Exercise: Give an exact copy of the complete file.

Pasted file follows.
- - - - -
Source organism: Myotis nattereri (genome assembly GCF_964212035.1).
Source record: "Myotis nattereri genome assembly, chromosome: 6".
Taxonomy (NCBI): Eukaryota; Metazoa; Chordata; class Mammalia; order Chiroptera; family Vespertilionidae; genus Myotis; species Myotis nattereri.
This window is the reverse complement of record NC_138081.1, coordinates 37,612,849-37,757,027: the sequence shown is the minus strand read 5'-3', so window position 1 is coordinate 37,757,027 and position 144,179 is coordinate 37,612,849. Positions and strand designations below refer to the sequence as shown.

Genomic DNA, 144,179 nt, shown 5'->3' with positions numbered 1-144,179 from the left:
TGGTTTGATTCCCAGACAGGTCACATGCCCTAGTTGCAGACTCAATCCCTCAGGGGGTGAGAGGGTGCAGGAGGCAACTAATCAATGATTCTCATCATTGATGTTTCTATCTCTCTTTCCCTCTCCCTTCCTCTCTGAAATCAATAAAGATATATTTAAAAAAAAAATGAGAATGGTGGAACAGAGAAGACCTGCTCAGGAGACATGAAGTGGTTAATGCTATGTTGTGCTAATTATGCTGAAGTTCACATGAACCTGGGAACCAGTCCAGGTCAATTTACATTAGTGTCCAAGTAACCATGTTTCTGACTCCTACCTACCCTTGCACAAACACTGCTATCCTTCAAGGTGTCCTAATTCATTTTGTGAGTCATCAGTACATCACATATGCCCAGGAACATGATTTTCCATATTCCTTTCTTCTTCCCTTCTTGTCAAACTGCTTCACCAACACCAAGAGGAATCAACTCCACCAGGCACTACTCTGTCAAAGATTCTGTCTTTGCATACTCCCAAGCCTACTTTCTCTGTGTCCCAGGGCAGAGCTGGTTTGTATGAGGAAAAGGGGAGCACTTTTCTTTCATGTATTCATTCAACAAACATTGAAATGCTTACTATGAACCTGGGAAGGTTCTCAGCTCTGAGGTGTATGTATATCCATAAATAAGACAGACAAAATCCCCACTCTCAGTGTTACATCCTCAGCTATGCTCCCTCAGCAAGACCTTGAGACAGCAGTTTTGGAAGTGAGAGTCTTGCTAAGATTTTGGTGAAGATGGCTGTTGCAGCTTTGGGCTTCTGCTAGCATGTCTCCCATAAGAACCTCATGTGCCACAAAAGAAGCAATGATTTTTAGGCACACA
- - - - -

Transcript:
Source organism: Myotis nattereri (genome assembly GCF_964212035.1).
Source record: "Myotis nattereri genome assembly, chromosome: 6".
Taxonomy (NCBI): Eukaryota; Metazoa; Chordata; class Mammalia; order Chiroptera; family Vespertilionidae; genus Myotis; species Myotis nattereri.
This window is the reverse complement of record NC_138081.1, coordinates 37,612,849-37,757,027: the sequence shown is the minus strand read 5'-3', so window position 1 is coordinate 37,757,027 and position 144,179 is coordinate 37,612,849. Positions and strand designations below refer to the sequence as shown.

Genomic DNA, 144,179 nt, shown 5'->3' with positions numbered 1-144,179 from the left:
TGGTTTGATTCCCAGACAGGTCACATGCCCTAGTTGCAGACTCAATCCCTCAGGGGGTGAGAGGGTGCAGGAGGCAACTAATCAATGATTCTCATCATTGATGTTTCTATCTCTCTTTCCCTCTCCCTTCCTCTCTGAAATCAATAAAGATATATTTAAAAAAAAAATGAGAATGGTGGAACAGAGAAGACCTGCTCAGGAGACATGAAGTGGTTAATGCTATGTTGTGCTAATTATGCTGAAGTTCACATGAACCTGGGAACCAGTCCAGGTCAATTTACATTAGTGTCCAAGTAACCATGTTTCTGACTCCTACCTACCCTTGCACAAACACTGCTATCCTTCAAGGTGTCCTAATTCATTTTGTGAGTCATCAGTACATCACATATGCCCAGGAACATGATTTTCCATATTCCTTTCTTCTTCCCTTCTTGTCAAACTGCTTCACCAACACCAAGAGGAATCAACTCCACCAGGCACTACTCTGTCAAAGATTCTGTCTTTGCATACTCCCAAGCCTACTTTCTCTGTGTCCCAGGGCAGAGCTGGTTTGTATGAGGAAAAGGGGAGCACTTTTCTTTCATGTATTCATTCAACAAACATTGAAATGCTTACTATGAACCTGGGAAGGTTCTCAGCTCTGAGGTGTATGTATATCCATAAATAAGACAGACAAAATCCCCACTCTCAGTGTTACATCCTCAGCTATGCTCCCTCAGCAAGACCTTGAGACAGCAGTTTTGGAAGTGAGAGTCTTGCTAAGATTTTGGTGAAGATGGCTGTTGCAGCTTTGGGCTTCTGCTAGCATGTCTCCCATAAGAACCTCATGTGCCACAAAAGAAGCAATGATTTTTAGGCACACA